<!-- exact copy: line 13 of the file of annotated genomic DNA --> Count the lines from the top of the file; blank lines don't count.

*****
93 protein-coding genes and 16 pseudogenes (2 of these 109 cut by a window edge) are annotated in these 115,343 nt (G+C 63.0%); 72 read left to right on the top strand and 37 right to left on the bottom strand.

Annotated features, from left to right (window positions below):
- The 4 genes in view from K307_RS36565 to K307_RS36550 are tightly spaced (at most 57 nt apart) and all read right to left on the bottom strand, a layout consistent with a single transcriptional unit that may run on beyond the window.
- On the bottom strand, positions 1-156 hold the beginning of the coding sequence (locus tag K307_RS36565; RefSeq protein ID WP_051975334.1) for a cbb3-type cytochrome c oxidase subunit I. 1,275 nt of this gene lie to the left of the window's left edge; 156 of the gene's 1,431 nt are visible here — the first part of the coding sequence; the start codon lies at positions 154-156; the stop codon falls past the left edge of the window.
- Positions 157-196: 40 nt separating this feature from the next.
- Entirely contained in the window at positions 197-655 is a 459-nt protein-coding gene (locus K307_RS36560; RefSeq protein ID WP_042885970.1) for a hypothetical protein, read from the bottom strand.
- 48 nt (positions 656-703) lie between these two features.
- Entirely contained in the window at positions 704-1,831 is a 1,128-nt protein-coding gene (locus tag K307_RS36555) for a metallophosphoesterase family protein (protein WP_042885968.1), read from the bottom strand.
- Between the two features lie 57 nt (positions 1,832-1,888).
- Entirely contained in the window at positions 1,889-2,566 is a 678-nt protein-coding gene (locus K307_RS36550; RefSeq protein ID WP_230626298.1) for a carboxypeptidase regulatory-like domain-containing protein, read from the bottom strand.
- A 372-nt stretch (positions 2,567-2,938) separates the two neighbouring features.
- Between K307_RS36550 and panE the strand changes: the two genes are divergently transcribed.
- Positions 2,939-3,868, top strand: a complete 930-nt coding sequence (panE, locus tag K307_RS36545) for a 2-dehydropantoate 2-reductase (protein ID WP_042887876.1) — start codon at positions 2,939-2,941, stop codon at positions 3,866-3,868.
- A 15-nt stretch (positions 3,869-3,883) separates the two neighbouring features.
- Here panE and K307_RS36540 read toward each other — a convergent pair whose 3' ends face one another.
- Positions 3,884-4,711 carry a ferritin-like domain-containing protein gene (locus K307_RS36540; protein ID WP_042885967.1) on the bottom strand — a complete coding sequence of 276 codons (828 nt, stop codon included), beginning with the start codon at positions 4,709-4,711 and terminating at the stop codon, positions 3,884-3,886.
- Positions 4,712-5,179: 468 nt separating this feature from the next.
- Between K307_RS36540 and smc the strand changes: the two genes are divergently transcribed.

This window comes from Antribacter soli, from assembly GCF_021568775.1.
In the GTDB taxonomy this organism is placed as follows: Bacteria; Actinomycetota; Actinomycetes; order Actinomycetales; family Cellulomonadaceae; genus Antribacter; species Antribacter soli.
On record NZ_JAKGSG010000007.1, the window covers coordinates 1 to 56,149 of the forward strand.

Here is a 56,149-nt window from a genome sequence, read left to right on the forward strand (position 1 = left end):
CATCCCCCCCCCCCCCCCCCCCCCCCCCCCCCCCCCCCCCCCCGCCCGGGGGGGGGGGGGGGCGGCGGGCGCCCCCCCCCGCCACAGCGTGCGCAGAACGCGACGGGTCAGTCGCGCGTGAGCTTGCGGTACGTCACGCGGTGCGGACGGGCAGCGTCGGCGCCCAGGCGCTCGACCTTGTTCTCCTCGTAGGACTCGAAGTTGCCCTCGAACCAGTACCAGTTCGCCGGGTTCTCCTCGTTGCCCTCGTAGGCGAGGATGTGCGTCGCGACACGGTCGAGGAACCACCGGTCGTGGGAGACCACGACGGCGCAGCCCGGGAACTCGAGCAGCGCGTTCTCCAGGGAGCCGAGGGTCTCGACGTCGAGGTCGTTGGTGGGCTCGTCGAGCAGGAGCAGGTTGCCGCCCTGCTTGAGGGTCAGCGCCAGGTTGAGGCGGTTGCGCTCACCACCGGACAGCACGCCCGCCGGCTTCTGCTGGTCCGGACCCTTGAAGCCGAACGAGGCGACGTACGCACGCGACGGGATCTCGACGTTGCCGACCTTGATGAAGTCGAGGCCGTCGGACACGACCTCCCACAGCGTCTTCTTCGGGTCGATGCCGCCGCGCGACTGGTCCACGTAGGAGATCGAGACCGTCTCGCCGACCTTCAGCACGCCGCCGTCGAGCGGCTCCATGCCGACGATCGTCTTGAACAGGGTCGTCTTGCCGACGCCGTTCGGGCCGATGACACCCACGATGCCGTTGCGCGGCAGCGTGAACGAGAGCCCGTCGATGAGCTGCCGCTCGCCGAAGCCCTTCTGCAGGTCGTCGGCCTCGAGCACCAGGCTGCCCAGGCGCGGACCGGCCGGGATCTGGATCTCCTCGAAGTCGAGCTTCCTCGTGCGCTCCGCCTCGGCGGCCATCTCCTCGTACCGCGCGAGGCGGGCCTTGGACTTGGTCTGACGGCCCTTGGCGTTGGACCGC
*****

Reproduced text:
- Positions 2,939-3,868, top strand: a complete 930-nt coding sequence (panE, locus tag K307_RS36545) for a 2-dehydropantoate 2-reductase (protein ID WP_042887876.1) — start codon at positions 2,939-2,941, stop codon at positions 3,866-3,868.